When a high number of birds wash ashore dead, the events are called “wrecks.” Generally speaking, smaller wrecks are fairly normal, Parrish explained. If there’s a storm out at sea, it’s not unusual for seabirds caught in its path to die, whether from starvation or storm conditions, and later wash up on beaches. That’s just how it goes.
But this time, something is different. “This is the biggest wreck we’ve ever seen in the 16 years we’ve been doing this work,” Parrish said. “I think it’s probably the largest wreck we’ve seen on West Coast … That makes me sit up and take notice.”
This winter’s wreck could be especially bad if enough of the dead auklets turn out to be adults, because an entire reproductive group may have been wiped out. They won’t know for sure until the birds return to their breeding grounds. Until then, it’s a lot of waiting and counting dead birds.
So is this climate change at play? Scientists are hesitant to say.
Dee Boersma, a conservation scientist and founder of the Penguin Sentinels Project at UW, compares the vulnerability of seabirds to weather and climate to the vulnerability of a human crossing a busy street: You could get hit by a truck, but it doesn’t happen every time. And just as it’s hard to predict exactly how likely you are to survive a street-crossing as a human, the same goes for storms and their effects on Magellanic penguins, she said.
In 2014, Boersma and other penguin researchers published a study in PLOS ONE which found that climate change was directly responsible for the deaths of more than 200 Magellanic penguin chicks from 1983 to 2010 in Punta Tombo, Argentina. There, climate change is increasing the intensity and frequency of storms, while lowering the reproductive success of Magellanic penguins, the study reported.
During the 27-year-long study, young penguins perished at a high rate due to a combination of starvation and overexposure during exceptionally rainy and hot seasons. The chicks’ feather coats keep them cozy when they are dry, but that changes when they get wet: The fluffy down isn’t waterproof, like adult penguin feathers. So if a penguin chick gets caught in the rain during a storm, it’s like a human “being stuck outside and naked in a wet sleeping bag … the penguins basically die of hypothermia like you or I would,” said Boersma.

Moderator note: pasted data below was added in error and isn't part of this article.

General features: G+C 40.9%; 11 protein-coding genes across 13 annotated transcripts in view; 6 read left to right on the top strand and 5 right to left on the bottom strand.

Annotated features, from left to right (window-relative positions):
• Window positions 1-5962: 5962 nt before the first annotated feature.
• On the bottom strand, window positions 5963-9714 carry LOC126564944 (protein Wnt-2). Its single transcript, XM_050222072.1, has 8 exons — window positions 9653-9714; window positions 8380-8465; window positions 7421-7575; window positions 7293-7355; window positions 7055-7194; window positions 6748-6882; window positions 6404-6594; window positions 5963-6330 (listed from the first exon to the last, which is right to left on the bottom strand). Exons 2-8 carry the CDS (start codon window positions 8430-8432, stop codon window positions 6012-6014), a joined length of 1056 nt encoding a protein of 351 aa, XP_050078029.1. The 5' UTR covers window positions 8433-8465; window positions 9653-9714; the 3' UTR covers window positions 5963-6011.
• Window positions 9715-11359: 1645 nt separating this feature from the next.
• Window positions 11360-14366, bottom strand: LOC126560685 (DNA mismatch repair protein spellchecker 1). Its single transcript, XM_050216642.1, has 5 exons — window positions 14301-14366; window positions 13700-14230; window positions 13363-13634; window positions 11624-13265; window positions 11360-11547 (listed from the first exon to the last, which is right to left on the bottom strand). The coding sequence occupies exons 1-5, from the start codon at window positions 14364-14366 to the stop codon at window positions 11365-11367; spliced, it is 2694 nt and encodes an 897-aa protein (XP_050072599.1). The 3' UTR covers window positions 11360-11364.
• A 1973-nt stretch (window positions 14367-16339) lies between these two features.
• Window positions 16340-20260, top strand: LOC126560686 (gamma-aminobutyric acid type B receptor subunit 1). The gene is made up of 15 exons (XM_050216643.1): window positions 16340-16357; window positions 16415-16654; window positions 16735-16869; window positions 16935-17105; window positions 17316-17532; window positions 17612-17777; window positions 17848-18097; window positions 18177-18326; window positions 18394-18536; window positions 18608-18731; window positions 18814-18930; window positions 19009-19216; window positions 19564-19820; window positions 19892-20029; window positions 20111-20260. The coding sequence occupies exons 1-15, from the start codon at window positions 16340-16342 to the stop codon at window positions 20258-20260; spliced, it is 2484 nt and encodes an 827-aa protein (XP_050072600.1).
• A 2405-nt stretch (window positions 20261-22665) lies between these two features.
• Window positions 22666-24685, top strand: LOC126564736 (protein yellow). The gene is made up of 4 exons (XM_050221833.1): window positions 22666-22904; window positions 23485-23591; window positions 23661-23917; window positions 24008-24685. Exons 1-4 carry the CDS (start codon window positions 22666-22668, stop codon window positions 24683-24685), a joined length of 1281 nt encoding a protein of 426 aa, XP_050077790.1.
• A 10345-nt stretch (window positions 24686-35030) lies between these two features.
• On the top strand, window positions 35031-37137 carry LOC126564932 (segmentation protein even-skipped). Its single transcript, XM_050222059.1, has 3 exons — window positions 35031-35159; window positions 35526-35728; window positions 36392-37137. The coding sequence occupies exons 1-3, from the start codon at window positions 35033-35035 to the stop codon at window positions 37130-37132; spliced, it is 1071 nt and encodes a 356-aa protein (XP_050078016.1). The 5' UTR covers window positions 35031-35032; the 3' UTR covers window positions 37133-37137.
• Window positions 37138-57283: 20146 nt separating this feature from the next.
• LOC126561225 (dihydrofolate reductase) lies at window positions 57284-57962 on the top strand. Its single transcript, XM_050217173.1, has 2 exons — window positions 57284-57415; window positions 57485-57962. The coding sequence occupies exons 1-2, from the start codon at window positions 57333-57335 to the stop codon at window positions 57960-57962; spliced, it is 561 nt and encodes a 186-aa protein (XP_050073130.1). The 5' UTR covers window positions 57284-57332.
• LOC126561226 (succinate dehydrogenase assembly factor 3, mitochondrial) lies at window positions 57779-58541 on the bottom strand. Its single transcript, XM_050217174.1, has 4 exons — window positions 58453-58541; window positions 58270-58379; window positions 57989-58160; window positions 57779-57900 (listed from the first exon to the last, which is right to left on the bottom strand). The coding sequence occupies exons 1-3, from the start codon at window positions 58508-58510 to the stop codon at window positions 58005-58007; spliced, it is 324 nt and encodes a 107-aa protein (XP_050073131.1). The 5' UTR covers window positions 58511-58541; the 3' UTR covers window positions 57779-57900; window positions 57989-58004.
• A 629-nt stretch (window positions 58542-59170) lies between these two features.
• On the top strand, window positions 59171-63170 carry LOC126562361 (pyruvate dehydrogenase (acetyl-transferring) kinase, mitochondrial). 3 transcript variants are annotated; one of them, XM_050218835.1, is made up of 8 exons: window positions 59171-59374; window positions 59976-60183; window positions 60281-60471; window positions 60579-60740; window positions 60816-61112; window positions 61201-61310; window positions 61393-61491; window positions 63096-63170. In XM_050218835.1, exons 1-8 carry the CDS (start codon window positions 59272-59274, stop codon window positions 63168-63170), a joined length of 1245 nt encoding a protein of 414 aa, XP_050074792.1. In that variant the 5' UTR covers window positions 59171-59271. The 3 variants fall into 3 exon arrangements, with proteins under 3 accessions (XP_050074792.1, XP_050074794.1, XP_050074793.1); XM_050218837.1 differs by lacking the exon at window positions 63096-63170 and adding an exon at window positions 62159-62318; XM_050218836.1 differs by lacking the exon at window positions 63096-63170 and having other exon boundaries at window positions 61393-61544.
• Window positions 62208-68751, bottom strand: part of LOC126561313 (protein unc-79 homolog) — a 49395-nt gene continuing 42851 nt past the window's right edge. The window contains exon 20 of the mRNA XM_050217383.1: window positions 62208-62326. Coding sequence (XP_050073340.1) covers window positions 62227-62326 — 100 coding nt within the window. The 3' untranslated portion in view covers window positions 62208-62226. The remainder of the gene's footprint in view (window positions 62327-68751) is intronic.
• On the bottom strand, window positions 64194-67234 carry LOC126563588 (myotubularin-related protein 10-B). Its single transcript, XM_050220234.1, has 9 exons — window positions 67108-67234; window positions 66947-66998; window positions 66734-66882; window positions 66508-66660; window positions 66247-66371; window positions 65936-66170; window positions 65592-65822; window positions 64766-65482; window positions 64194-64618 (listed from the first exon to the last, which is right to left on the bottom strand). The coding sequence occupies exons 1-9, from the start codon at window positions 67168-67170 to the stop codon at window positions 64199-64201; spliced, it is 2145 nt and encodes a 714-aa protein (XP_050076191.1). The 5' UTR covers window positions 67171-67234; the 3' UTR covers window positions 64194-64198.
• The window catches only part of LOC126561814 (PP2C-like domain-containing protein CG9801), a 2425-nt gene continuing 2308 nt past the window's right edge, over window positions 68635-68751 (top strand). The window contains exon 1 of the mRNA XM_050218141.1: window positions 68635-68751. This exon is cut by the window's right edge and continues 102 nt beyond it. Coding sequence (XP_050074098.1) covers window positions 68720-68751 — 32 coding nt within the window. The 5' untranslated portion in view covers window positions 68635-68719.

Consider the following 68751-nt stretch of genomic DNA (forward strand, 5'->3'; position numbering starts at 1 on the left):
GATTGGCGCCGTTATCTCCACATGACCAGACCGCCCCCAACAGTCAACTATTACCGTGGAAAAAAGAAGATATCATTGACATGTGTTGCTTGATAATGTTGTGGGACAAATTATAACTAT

Plus, a lack of food leaves the chicks unprepared to cool themselves down when things heat up, since they rely on the food their parents bring them for all of their water. Without adequate hydration, the chicks can’t depend on evaporation to keep cool and become vulnerable to heat stress.
It’s a lethal combination: Over the course of the study, an average of 65 percent of the Punta Tombo chicks died every year, with about 40 percent dying of starvation.
So what was that about climate change again? Mass animal die-offs and starvation epidemics are shocking no matter what, even to hardened scientists. Climate change is just exacerbating these kinds of things.
“The fact is that we have populations responding to warming events, whether the warming is temporary or inexorable,” said Parrish, the researcher studying the dying auks.
The world’s ecosystems are hanging on as best they can, but small things can throw them out of balance. It’s unfair to compare the temperatures that a wild ecosystem can withstand to the temperatures humans can, because we have tools and technology on our side. “Wildlife needs habitat,” Parrish said. “In today’s crowded world, habitat only exists in certain places — places that we protect. And when the climate warms, those places change.”
“[Even one degree] is a huge deal,” Parrish points out. To understand and support conservation efforts, humans need to “think like a fish, a clam, or an oyster, and not like a person.”